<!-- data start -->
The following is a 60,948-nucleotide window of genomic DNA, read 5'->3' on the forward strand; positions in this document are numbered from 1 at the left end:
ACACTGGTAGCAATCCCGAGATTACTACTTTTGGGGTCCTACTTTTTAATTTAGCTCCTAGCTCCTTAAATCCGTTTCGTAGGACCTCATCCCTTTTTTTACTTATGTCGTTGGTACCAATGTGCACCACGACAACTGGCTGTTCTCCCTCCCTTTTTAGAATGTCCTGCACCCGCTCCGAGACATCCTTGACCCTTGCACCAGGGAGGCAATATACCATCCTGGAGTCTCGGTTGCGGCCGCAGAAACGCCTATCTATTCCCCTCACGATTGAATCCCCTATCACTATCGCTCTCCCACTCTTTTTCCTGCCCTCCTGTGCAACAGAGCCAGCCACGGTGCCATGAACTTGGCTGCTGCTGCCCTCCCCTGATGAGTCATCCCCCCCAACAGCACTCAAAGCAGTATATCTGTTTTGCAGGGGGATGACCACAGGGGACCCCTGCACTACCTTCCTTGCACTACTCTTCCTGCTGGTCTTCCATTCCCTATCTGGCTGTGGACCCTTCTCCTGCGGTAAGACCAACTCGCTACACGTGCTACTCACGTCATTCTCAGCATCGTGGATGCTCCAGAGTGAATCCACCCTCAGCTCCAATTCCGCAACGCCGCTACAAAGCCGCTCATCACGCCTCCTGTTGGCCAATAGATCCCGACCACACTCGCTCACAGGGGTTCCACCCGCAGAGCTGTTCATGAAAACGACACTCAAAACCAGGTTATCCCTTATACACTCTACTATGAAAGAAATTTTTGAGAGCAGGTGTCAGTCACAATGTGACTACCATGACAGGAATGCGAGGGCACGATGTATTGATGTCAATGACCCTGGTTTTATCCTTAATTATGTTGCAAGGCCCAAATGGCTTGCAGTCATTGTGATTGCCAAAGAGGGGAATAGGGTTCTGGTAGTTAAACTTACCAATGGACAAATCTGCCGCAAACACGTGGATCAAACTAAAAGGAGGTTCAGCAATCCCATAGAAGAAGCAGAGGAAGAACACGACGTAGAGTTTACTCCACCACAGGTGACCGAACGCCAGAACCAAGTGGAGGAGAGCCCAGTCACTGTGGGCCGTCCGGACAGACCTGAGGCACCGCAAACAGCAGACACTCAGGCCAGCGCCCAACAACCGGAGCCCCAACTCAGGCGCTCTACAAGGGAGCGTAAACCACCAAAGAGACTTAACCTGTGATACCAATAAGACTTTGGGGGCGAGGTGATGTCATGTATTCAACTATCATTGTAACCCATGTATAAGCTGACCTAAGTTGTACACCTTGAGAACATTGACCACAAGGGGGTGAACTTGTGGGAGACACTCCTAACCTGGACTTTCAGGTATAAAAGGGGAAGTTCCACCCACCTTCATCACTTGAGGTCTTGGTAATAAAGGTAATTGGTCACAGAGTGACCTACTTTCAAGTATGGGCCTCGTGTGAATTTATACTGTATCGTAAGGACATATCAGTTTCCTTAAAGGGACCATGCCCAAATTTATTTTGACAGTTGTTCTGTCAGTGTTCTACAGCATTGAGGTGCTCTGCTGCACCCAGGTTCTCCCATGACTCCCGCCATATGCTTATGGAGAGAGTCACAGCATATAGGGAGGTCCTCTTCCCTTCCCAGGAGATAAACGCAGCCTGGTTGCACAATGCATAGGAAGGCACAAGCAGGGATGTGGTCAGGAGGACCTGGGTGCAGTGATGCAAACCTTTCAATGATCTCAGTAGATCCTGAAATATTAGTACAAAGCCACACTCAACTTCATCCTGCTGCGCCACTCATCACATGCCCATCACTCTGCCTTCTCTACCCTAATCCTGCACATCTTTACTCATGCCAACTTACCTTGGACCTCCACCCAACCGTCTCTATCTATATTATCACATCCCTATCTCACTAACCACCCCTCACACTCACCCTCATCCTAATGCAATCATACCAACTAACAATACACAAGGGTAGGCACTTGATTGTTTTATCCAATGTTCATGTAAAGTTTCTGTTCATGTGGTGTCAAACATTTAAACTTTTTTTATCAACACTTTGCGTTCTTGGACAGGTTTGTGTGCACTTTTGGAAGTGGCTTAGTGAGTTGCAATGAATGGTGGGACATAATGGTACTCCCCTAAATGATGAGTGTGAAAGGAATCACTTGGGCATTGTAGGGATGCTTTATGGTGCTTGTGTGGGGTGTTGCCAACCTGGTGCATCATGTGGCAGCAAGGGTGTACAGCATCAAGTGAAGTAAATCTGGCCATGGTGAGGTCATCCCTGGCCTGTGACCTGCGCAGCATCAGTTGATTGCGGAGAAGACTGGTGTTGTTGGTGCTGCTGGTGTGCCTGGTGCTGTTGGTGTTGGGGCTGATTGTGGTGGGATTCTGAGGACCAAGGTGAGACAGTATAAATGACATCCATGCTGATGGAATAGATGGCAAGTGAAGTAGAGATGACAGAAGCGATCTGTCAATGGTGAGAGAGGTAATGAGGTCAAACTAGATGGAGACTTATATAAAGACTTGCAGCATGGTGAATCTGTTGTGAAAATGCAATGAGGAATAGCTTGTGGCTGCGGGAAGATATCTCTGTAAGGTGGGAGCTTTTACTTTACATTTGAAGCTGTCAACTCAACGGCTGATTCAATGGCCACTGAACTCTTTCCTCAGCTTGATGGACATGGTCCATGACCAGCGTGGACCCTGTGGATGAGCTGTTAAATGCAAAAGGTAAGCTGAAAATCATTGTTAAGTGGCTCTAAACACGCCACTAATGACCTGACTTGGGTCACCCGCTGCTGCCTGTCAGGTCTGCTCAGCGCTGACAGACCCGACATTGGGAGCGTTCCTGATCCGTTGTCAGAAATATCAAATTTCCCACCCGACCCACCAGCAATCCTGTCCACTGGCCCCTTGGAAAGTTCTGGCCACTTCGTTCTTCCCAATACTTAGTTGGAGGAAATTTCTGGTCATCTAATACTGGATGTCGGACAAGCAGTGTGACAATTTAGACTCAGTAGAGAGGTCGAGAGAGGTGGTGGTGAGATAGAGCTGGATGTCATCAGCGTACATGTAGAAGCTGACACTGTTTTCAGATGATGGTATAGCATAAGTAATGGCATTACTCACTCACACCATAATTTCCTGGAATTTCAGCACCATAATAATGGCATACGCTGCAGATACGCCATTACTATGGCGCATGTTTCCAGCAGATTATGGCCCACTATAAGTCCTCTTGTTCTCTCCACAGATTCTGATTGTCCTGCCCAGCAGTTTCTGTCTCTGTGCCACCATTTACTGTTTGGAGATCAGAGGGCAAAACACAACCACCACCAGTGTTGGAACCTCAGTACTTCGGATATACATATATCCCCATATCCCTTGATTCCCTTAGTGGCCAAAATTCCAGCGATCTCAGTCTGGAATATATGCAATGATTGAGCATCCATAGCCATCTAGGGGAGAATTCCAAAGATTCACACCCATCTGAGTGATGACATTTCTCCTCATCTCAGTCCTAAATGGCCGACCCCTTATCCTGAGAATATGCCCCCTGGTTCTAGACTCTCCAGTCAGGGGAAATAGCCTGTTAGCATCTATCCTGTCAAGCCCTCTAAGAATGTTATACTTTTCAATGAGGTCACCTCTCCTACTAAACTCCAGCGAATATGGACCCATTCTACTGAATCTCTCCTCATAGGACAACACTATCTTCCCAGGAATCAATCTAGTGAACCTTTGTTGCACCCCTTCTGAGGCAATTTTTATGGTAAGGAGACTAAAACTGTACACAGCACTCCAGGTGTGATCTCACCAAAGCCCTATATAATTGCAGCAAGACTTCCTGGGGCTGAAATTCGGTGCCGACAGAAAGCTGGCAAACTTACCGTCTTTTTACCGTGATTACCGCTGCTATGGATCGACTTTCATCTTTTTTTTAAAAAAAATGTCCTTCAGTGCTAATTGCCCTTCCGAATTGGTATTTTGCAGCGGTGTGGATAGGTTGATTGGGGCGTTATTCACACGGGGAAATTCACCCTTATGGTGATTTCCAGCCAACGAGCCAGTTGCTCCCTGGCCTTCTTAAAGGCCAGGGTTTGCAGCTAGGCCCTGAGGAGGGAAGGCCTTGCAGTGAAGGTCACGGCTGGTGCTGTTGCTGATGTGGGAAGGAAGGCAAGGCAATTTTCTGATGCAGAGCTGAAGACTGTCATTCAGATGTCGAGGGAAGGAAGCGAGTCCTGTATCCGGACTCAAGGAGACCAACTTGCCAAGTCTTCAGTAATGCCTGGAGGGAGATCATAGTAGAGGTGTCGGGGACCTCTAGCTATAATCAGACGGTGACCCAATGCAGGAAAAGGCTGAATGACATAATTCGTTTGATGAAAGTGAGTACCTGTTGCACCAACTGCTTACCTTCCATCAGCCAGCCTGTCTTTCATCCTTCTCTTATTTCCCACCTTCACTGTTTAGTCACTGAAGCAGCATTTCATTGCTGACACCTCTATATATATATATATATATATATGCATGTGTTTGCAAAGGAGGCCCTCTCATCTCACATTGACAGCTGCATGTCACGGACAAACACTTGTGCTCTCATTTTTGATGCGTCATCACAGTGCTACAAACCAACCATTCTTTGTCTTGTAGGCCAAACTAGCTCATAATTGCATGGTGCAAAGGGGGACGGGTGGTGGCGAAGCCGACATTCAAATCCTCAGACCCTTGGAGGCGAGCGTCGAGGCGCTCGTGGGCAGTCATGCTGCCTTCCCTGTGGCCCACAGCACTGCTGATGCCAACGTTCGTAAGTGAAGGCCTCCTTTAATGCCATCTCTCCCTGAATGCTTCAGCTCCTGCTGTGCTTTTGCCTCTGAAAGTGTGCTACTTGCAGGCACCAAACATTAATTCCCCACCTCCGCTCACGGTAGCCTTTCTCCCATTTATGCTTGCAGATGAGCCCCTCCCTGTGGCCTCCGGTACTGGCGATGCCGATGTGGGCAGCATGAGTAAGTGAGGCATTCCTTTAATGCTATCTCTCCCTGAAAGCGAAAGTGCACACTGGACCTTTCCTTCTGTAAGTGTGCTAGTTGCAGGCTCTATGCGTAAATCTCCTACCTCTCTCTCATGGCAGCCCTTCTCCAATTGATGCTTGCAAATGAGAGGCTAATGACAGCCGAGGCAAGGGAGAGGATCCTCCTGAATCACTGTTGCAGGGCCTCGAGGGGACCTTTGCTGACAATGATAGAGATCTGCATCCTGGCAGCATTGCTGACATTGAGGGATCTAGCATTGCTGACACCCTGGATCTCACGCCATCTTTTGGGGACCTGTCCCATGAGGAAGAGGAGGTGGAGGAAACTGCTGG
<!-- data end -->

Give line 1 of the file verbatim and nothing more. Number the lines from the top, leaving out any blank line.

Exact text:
The following is a 60,948-nucleotide window of genomic DNA, read 5'->3' on the forward strand; positions in this document are numbered from 1 at the left end: